The 7th Circuit Court of Appeals has ruled on a case involving a change in treatment of unused sick-leave pay.
A 3-member panel at the court agreed 2-1 to uphold a lower court ruling that supported the ability of CUNA Mutual Insurance Society, Madison, Wis., to eliminate an unused sick-leave pay program.
CUNA Mutual, the defendant in the case — John Sullivan et al. vs. CUNA Mutual Insurance Society and Cuna Mutual Group Medical Plan for Retirees, Number 10-1558 — has a health plan for retirees. Starting in 1982, the company set up a system that let employees use unused sick-leave pay to help pay for the retiree’s portion of the retiree health coverage costs.
CUNA Mutual paid half of the premiums for the plan.
Management employees had to use their unused sick-leave pay to pay for their share of the retiree benefits premiums. Union workers could choose between taking the sick-leave balance in cash or using it to pay retiree health premiums.
In 2008, CUNA Mutual stopped paying for any portion of the retiree health plan’s costs, and it stopped letting management employees use unused sick-leave pay to pay for retiree health benefits.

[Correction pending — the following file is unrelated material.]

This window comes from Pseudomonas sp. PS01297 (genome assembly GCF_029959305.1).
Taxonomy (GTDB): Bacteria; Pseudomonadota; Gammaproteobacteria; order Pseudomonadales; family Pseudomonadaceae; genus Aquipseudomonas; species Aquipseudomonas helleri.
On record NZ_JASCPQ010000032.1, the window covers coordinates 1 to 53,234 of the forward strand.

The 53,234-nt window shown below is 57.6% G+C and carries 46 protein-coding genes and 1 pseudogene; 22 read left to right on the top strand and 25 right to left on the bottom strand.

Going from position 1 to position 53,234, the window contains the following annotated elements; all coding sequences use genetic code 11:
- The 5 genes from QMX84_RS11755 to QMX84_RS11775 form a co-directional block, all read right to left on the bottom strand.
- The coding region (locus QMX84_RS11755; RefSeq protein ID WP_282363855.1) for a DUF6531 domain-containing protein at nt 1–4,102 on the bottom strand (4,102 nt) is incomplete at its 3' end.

If a retiree had been in the union and would have had the right to take some or all of the sick-leave balance in cash, CUNA Mutual would put that amount in an account to be administered by the retiree health plan. In that case, the retiree would have to use the account or private funds to pay 100% of the cost of the retiree health coverage.
John Sullivan and three other retired CUNA Mutual executives sued the company on behalf of a class of plaintiffs that included all CUNA Mutual retirees affected by the change in the unused sick-leave policy.
Chief Judge Frank Easterbrook writes in an opinion for the majority that, under the Employee Retirement Income Security Act (ERISA), pension benefits vest but welfare benefits do not.
“Employers are free to reduce or abolish benefits under welfare plans,” Easterbrook says.
Some plan documents, including enrollment forms, did not indicate that CUNA Mutual had the right to change required retiree health benefits contributions or eliminate the benefits altogether.